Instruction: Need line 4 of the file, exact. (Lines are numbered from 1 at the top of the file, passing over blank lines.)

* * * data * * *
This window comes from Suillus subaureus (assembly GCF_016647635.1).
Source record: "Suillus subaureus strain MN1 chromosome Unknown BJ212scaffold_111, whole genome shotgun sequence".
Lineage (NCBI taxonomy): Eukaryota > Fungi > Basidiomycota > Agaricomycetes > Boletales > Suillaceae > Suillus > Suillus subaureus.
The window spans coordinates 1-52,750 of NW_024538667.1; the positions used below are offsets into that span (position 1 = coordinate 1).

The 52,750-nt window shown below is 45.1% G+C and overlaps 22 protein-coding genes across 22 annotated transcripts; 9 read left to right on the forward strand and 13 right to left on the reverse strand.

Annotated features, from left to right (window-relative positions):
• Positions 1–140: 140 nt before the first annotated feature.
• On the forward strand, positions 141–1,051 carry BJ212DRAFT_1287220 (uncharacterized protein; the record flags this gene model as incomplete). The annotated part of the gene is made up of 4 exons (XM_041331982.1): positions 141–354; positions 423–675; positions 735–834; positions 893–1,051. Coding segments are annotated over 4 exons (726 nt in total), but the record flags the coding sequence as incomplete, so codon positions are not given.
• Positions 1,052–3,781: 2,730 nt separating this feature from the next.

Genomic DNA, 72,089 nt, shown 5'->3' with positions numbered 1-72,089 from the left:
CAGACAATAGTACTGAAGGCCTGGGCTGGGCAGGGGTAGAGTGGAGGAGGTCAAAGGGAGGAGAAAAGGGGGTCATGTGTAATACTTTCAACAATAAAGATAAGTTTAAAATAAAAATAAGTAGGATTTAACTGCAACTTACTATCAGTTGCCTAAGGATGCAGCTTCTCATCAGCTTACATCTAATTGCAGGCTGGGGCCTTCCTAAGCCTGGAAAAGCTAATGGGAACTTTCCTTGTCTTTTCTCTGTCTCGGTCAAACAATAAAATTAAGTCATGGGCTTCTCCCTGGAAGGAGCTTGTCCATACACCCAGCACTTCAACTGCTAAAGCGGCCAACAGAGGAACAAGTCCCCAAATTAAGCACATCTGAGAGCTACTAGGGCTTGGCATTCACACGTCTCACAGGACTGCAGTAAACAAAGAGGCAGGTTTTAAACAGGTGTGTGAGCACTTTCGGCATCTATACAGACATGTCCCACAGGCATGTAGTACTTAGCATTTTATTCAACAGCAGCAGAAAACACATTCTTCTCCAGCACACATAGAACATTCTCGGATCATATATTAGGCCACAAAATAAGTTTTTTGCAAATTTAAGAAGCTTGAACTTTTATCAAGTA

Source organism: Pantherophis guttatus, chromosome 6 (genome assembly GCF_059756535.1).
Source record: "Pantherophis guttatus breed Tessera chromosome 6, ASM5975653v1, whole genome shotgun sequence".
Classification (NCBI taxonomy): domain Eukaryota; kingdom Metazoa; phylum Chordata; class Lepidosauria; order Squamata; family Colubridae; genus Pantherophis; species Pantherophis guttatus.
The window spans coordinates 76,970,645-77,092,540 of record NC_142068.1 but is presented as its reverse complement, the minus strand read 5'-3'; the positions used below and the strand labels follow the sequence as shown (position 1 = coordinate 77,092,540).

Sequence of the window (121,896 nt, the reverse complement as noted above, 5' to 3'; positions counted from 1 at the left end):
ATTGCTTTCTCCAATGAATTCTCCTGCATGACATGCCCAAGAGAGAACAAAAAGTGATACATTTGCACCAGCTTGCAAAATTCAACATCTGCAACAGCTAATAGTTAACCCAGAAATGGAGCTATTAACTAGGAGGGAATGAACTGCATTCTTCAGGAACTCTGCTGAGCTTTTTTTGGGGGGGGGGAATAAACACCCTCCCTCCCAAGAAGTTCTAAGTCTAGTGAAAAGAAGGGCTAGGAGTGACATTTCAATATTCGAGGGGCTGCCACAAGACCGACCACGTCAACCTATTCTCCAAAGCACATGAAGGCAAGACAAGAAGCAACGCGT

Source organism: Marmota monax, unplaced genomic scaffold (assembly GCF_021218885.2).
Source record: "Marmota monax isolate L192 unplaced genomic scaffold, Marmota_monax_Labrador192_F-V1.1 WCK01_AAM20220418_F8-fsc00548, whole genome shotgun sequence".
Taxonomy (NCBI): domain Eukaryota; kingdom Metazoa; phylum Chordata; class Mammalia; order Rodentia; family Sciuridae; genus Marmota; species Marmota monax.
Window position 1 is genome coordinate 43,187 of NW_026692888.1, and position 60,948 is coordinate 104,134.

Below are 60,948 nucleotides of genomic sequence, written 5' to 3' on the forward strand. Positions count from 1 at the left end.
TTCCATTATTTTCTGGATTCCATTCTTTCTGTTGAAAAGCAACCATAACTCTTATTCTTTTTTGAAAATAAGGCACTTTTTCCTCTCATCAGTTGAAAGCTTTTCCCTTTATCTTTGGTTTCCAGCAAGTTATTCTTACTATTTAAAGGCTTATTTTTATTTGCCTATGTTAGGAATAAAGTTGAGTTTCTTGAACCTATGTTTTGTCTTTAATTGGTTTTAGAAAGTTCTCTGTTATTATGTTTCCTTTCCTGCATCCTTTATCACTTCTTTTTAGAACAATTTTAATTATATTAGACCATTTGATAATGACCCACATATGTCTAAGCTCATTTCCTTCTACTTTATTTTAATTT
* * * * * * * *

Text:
The window spans coordinates 1-52,750 of NW_024538667.1; the positions used below are offsets into that span (position 1 = coordinate 1).